Kurtenbach: Packers QB Jordan Love is becoming a star. His rise will end against the 49ers

Kurtenbach: Packers QB Jordan Love is becoming a star. His rise will end against the 49ers

They are, undoubtedly, fun to watch.

Back-foot throws, hitting receivers downfield with a hop and a flick of the wrist. They’ve transformed Packers quarterback Jordan Love from a first-round bust to the hottest name in the quarterback game.

And they will be the backbone of a 49ers win on Saturday.

The Packers are letting Love be Love, and it’s worked out in recent weeks.

But if what Green Bay and Love have put on tape recently (really, going back to Thanksgiving) holds, it’ll make the margin of error far too thin to win another playoff game, much less one against the 49ers’ defense.

There’s no questioning that Love is good. His ability to make throws no matter how his feet are set or what angle his arm has to go is wildly impressive and reminiscent of Matt Stafford and Patrick Mahomes.

But I said reminiscent. He’s not there yet.

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Yes, Love and the Packers put on a show last weekend against the Cowboys. It was a nearly perfect game.

But that performance highlighted why the 49ers will stymie him and the Packers’ offense on Saturday in the NFC Divisional Round.

The foundation of the Packers’ late-season surge has been protecting their quarterback, which goes far beyond the five men on the offensive line. The Packers are keeping tight ends in to block, running play action into pass protection, and oftentimes only having three receivers running routes.

Keeping Love upright gives his arm a chance to make plays. The Packers let their young, talented receivers play backyard football, find an open spot in the defense (typically against two-high safeties), and see if Love can deliver the football.

Against the Cowboys, who play a chaotic, six-defensive-back, man-to-man defense, the Packers’ approach was perfect.

The way to beat chaos is to counter it with your chaos. Sure enough, Love made some big-time throws, almost exclusively off his back foot, to blow out Dallas — a feat that would have been more impressive if I hadn’t seen the 49ers do the same thing earlier this season.

But the 49ers’ defense couldn’t be more different than the Cowboys’.

Sure, the Niners mix things up, but they play a lot of zone defense and are astoundingly sound in their assignments in the pass game. Their pass rush might not bring the quarterback down as often as you’d want, but they pressure throwers from all angles, with Nick Bosa coming off one side, Javon Hargrave and, once again, Arik Armstead coming up the middle, and Chase Young firing against a guaranteed single-team. As we’ve seen all season, they don’t want to clip the quarterback, they want to choke him out.

Those throws Love made against Dallas and the weeks before against a boring, predictable Bears zone defense or the even more chaotic Vikings, will not fly at the same rate against the Niners.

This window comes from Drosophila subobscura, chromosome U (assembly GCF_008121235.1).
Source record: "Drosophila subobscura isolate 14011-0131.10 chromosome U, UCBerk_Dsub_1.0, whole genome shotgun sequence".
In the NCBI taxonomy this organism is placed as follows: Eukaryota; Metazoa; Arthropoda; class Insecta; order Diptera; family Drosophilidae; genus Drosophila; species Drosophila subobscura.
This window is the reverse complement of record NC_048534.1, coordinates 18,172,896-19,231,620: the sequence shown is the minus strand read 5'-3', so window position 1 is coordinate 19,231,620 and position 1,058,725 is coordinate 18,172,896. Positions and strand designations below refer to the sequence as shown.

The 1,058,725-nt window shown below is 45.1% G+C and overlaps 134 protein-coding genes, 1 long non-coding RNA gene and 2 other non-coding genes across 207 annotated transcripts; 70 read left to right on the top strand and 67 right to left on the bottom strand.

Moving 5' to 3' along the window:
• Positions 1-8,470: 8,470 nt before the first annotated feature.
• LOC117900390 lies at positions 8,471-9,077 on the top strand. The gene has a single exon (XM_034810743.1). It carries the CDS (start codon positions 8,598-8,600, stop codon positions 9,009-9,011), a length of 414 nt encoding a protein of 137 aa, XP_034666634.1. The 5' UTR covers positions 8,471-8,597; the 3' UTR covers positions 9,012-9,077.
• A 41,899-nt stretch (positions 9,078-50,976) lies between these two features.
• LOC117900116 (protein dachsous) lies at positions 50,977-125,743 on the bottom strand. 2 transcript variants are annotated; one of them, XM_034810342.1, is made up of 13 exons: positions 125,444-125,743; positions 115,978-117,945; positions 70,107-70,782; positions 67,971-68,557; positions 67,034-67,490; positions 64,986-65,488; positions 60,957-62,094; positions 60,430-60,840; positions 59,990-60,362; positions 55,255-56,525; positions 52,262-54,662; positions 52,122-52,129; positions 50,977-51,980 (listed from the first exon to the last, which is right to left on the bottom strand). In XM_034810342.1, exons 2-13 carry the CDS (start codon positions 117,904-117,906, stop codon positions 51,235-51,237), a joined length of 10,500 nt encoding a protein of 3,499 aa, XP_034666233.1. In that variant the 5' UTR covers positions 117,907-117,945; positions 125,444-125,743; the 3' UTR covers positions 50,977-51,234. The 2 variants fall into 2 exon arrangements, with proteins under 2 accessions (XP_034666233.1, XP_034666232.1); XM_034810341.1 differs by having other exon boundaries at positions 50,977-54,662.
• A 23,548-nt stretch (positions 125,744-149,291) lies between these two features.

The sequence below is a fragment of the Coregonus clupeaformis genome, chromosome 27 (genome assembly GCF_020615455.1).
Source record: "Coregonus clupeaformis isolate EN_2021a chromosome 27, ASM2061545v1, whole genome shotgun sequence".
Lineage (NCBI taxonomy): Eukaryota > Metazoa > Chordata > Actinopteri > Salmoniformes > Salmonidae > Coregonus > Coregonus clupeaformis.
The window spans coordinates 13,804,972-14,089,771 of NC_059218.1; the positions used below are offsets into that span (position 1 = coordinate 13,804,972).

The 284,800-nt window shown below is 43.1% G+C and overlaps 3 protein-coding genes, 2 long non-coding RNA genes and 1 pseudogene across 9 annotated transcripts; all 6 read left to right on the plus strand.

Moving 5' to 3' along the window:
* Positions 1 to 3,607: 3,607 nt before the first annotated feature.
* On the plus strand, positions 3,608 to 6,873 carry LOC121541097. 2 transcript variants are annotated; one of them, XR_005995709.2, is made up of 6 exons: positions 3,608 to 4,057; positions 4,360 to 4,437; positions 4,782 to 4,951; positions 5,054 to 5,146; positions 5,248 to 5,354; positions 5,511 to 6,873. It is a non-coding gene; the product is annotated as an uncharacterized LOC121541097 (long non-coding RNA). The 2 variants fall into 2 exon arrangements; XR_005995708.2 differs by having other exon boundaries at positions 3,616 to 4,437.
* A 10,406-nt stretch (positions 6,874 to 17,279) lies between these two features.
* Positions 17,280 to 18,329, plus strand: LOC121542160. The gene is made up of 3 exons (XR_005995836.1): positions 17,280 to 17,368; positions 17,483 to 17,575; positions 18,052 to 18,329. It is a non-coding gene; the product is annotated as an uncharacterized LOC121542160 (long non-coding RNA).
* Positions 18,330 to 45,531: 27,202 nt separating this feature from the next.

The way to beat San Francisco is to dice them up with quick, intermediate throws. Joe Burrow and Kirk Cousins didn’t give any time to the Niners’ pass rush — they threw the ball before you could say “three Mississippi.” You never go broke taking a profit against the Niners.

That’s the way the Packers wanted to play this season. That’s the Gary Kubiak offense that Kyle Shanahan and his former assistant, Green Bay coach Matt LaFleur, run.

But Love wasn’t very good at it.

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How inside information gave 49ers a head start on preparing for Packers, Jordan Love

In the first nine games of the season, Love led the NFL in interceptions (10), completed only 59 percent of his passes, and was 26th in the league in yards per pass. He was the 30th-ranked quarterback in the league.

Credit to LaFleur and his staff for realizing that their ideal offense wasn’t working for their quarterback, offensive line, and skill position players and changing it.

But this Niners’ defense requires Love and the Packers to return to that offense predicated on timing and precision — where scheme is more important than brawn.

Does LaFleur dare take his quarterback out of the offense that’s been working for him — the screens-and-deep shots, isolate-linebackers, talent-over-everything attack that has worked wonders against less talented and far less sound defenses?

I doubt it.

The Packers will have to take their chances with Love flipping the ball off his back foot.

Now, perhaps the Niners pass rush won’t put enough pressure on him to rush his decisions.

Perhaps the Niners’ secondary won’t be able to stick with the Packers’ receivers.

Perhaps Wilks will call a defense too bland and predictable that LaFleur will be able to call play after play to exploit it.

All of those things can happen.

I doubt all of them do, though.

And running the board will be necessary for the Packers to win on Saturday.

But if the Niners’ defensive line can collapse the pocket on Love, rushing or clouding his decision-making as a thrower, it’s a problem for the Packers.

If the Niners’ secondary — which should have a numbers advantage all game — hawks his throws, which have impressive power and accuracy given his poor throwing base, but can often sail, that’s a problem for the Packers.

And if Wilks mixes and matches coverages and puts middle linebacker Fred Warner in advantageous positions to make plays, that’s a problem for the Packers.

San Francisco’s defense isn’t flawless, but neither is Love. And while backyard football is fun, it is eaten up by serious teams in big games.

And the Niners are, undoubtedly, a serious operation. I expect that to be abundantly clear come Saturday night.